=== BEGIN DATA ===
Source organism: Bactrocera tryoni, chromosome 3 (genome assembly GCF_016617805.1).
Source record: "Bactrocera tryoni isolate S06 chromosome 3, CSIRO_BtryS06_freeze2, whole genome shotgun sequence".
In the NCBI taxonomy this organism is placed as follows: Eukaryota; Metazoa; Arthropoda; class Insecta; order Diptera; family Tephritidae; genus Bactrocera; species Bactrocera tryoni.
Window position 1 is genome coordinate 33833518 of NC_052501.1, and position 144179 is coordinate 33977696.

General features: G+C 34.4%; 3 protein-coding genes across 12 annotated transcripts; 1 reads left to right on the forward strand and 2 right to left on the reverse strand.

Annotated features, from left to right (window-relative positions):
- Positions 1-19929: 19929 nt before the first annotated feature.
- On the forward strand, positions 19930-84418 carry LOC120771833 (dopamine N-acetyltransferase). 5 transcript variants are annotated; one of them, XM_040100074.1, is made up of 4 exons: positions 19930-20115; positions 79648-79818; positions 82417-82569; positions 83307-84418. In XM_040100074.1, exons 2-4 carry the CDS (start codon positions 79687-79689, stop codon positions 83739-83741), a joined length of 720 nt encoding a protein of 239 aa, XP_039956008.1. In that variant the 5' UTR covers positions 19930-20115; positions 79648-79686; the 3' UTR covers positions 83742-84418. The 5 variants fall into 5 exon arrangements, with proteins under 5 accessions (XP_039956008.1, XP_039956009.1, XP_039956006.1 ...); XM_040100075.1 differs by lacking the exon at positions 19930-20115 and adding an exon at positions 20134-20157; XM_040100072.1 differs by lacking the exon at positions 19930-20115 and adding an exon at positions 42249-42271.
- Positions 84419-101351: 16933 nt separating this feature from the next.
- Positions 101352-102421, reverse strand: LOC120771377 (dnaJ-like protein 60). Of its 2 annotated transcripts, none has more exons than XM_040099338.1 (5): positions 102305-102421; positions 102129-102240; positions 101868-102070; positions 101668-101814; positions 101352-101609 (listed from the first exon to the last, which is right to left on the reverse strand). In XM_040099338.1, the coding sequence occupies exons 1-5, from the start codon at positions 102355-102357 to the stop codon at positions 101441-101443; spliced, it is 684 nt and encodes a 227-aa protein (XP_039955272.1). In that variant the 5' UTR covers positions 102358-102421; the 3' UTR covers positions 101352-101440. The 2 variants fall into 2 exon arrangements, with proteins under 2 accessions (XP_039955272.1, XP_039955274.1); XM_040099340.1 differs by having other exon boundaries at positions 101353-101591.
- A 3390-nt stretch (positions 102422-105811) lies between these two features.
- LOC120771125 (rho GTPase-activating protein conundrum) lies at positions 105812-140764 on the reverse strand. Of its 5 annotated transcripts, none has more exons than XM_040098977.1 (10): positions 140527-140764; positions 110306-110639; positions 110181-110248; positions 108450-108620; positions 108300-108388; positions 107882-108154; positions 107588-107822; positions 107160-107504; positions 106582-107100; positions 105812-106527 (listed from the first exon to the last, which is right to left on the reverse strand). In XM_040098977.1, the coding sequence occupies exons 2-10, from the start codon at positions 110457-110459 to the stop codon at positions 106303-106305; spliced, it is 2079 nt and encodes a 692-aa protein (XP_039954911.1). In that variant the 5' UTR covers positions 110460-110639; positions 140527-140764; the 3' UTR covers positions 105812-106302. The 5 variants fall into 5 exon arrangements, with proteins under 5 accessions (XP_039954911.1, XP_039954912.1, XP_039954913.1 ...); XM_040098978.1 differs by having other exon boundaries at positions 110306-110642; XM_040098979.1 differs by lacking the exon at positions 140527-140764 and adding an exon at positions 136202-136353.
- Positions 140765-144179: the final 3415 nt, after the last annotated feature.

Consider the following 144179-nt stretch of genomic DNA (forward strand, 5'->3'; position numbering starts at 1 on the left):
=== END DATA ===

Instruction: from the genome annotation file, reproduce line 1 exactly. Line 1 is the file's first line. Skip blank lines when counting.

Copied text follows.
Source organism: Bactrocera tryoni, chromosome 3 (genome assembly GCF_016617805.1).